New typhoid vaccines are urgently required. Salmonella serovars are rapidly developing resistance to antibiotics and licensed vaccines have safety concerns or are pooriy immunogenic. Individuals living in endemic areas often suffer from repeated bouts of typhoid and relapse of primary infection also occurs in 5- 15% of patients. Thus, Salmonella can persist in an immune competent host and acquired immune responses appear unable to completely eradicate infection. Understanding the basis of this immunological problem is critical for the development of effective vaccines against typhoid and is the primary focus of this sub-project. In the previous funding period, we developed a mouse model that allows study of persistent Salmonella shedding, antibiotic-mediated relapsing disease, and the failure to develop robust immunity to this bacterial infection. In this renewal application we propose to study this model in detail and determine the anatomical location of bacteria persistence and develop a detailed understanding of B cells and T cell responses in protective immunity. Our focus on adaptive immunity to enteric and persisting infections provides significant overiap with projects 1 (Lefrancois) and 4 (Cauley).
The specific aims of this sub-project are:
Aim 1. To examine a new model of relapsing Salmonella infection to test thel hypothesis that systemic spread of bacteria initiates from intestinal epithelial cells (lEC).
Aim 2. To visualize Sa/mone//a-specific multifunctional Thi cells and define their role in protection against primary, secondary', and relapsing typhoid.
Aim 3. To visualize Sa/mone//a-specific B cells in vivo and define the role of antibod^ in protection against relapsing infection. Our new preliminary data describe the recent development of state-of-the-art technology to track Sa//T)orje//a-specific lymphocyte responses in vivo, and the generation of ajnovel antibiotic-treatment model to study relapsing typhoid. Our hypothesis is that B and T cells play essential, non-overiapping, roles in bacterial clearance during primary and relapsing Salmonella infection. i

Public Health Relevance

Typhoid kills over 200,000 people every year in developing countries and is recognized as a potential bioterrorist threat in the US. This proposal aims to understand why the adaptive immune response to Salmonella is unable to clear primary infection and allows for persistent and relapsing infection to occur. Understanding these unusual features of host-pathogen interaction will be crucial to the development of effective typhoid vaccines and will expand our understanding of persistent and relapsing bacterial infections.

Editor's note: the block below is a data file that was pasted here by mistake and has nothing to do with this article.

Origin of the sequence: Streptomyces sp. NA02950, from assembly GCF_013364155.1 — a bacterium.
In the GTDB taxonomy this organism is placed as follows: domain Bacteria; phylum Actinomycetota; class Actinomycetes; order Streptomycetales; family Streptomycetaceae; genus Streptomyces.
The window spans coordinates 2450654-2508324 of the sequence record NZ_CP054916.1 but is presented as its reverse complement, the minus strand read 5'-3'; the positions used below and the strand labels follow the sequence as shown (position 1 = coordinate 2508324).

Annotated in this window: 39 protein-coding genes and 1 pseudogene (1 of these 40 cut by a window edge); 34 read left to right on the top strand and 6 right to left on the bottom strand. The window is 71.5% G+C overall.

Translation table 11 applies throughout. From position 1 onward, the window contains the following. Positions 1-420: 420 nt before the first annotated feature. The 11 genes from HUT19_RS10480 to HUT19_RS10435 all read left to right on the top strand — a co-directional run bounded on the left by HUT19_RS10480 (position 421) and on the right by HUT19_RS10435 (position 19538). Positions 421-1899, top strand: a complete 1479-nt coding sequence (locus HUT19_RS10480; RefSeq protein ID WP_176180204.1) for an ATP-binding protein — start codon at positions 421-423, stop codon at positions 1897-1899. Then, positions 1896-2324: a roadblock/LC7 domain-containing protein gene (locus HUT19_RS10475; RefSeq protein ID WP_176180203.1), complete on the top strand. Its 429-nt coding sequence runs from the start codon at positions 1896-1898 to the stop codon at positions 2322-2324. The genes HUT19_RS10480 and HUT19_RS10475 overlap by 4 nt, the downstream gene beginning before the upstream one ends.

Agency
National Institute of Health (NIH)
Institute
National Institute of Allergy and Infectious Diseases (NIAID)
Type
Research Program Projects (P01)
Project #
5P01AI056172-12
Application #
9268554
Study Section
Special Emphasis Panel (ZAI1)
Project Start
Project End
Budget Start
2017-05-01
Budget End
2018-04-30
Support Year
12
Fiscal Year
2017
Total Cost
Indirect Cost
Name
University of Connecticut
Department
Type
DUNS #
022254226
City
Farmington
State
CT
Country
United States
Zip Code
06030
Romagnoli, P A; Fu, H H; Qiu, Z et al. (2017) Differentiation of distinct long-lived memory CD4 T cells in intestinal tissues after oral Listeria monocytogenes infection. Mucosal Immunol 10:520-530
Liu, Wenhai; Menoret, Antoine; Vella, Anthony T (2017) Responses to LPS boost effector CD8 T-cell accumulation outside of signals 1 and 2. Cell Mol Immunol 14:254-253
Shinde, Paurvi; Liu, Wenhai; Ménoret, Antoine et al. (2017) Optimal CD4 T cell priming after LPS-based adjuvanticity with CD134 costimulation relies on CXCL9 production. J Leukoc Biol 102:57-69
Pham, Oanh H; O'Donnell, Hope; Al-Shamkhani, Aymen et al. (2017) T cell expression of IL-18R and DR3 is essential for non-cognate stimulation of Th1 cells and optimal clearance of intracellular bacteria. PLoS Pathog 13:e1006566
Lee, Seung-Joo; Benoun, Joseph; Sheridan, Brian S et al. (2017) Dual Immunization with SseB/Flagellin Provides Enhanced Protection against Salmonella Infection Mediated by Circulating Memory Cells. J Immunol 199:1353-1361
Risso, Gabriela S; Carabajal, Marianela V; Bruno, Laura A et al. (2017) U-Omp19 from Brucella abortus Is a Useful Adjuvant for Vaccine Formulations against Salmonella Infection in Mice. Front Immunol 8:171
Benoun, Joseph M; Labuda, Jasmine C; McSorley, Stephen J (2016) Collateral Damage: Detrimental Effect of Antibiotics on the Development of Protective Immune Memory. MBio 7:
Svedova, Julia; Tsurutani, Naomi; Liu, Wenhai et al. (2016) TNF and CD28 Signaling Play Unique but Complementary Roles in the Systemic Recruitment of Innate Immune Cells after Staphylococcus aureus Enterotoxin A Inhalation. J Immunol 196:4510-21
Cauley, Linda S (2016) Environmental cues orchestrate regional immune surveillance and protection by pulmonary CTLs. J Leukoc Biol 100:905-912
Romagnoli, Pablo A; Sheridan, Brian S; Pham, Quynh-Mai et al. (2016) IL-17A-producing resident memory ?? T cells orchestrate the innate immune response to secondary oral Listeria monocytogenes infection. Proc Natl Acad Sci U S A 113:8502-7

Showing the most recent 10 out of 84 publications